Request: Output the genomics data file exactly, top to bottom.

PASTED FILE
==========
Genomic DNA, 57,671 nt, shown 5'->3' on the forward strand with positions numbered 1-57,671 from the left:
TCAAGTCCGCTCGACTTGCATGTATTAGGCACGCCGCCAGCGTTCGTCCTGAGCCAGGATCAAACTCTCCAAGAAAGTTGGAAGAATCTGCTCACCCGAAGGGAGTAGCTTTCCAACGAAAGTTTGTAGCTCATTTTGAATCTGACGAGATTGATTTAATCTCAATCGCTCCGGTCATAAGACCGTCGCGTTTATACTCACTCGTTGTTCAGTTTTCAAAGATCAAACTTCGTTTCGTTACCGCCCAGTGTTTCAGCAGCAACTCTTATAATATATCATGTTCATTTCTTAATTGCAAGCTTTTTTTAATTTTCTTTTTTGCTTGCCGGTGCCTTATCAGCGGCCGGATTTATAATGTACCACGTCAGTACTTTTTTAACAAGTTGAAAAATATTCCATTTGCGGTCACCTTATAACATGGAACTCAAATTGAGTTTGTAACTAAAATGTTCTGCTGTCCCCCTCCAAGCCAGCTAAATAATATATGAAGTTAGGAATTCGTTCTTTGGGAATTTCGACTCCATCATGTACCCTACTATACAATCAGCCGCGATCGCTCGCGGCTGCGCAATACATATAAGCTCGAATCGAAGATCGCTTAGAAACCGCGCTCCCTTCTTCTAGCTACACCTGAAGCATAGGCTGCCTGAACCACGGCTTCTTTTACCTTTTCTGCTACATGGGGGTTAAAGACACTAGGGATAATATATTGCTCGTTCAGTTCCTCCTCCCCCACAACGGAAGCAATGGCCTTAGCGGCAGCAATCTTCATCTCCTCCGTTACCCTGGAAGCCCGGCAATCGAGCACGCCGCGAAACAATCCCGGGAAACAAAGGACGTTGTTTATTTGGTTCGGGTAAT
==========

Genomic DNA, 57,671 nt, shown 5'->3' on the forward strand with positions numbered 1-57,671 from the left:
TCAAGTCCGCTCGACTTGCATGTATTAGGCACGCCGCCAGCGTTCGTCCTGAGCCAGGATCAAACTCTCCAAGAAAGTTGGAAGAATCTGCTCACCCGAAGGGAGTAGCTTTCCAACGAAAGTTTGTAGCTCATTTTGAATCTGACGAGATTGATTTAATCTCAATCGCTCCGGTCATAAGACCGTCGCGTTTATACTCACTCGTTGTTCAGTTTTCAAAGATCAAACTTCGTTTCGTTACCGCCCAGTGTTTCAGCAGCAACTCTTATAATATATCATGTTCATTTCTTAATTGCAAGCTTTTTTTAATTTTCTTTTTTGCTTGCCGGTGCCTTATCAGCGGCCGGATTTATAATGTACCACGTCAGTACTTTTTTAACAAGTTGAAAAATATTCCATTTGCGGTCACCTTATAACATGGAACTCAAATTGAGTTTGTAACTAAAATGTTCTGCTGTCCCCCTCCAAGCCAGCTAAATAATATATGAAGTTAGGAATTCGTTCTTTGGGAATTTCGACTCCATCATGTACCCTACTATACAATCAGCCGCGATCGCTCGCGGCTGCGCAATACATATAAGCTCGAATCGAAGATCGCTTAGAAACCGCGCTCCCTTCTTCTAGCTACACCTGAAGCATAGGCTGCCTGAACCACGGCTTCTTTTACCTTTTCTGCTACATGGGGGTTAAAGACACTAGGGATAATATATTGCTCGTTCAGTTCCTCCTCCCCCACAACGGAAGCAATGGCCTTAGCGGCAGCAATCTTCATCTCCTCCGTTACCCTGGAAGCCCGGCAATCGAGCACGCCGCGAAACAATCCCGGGAAACAAAGGACGTTGTTTATTTGGTTCGGGTAAT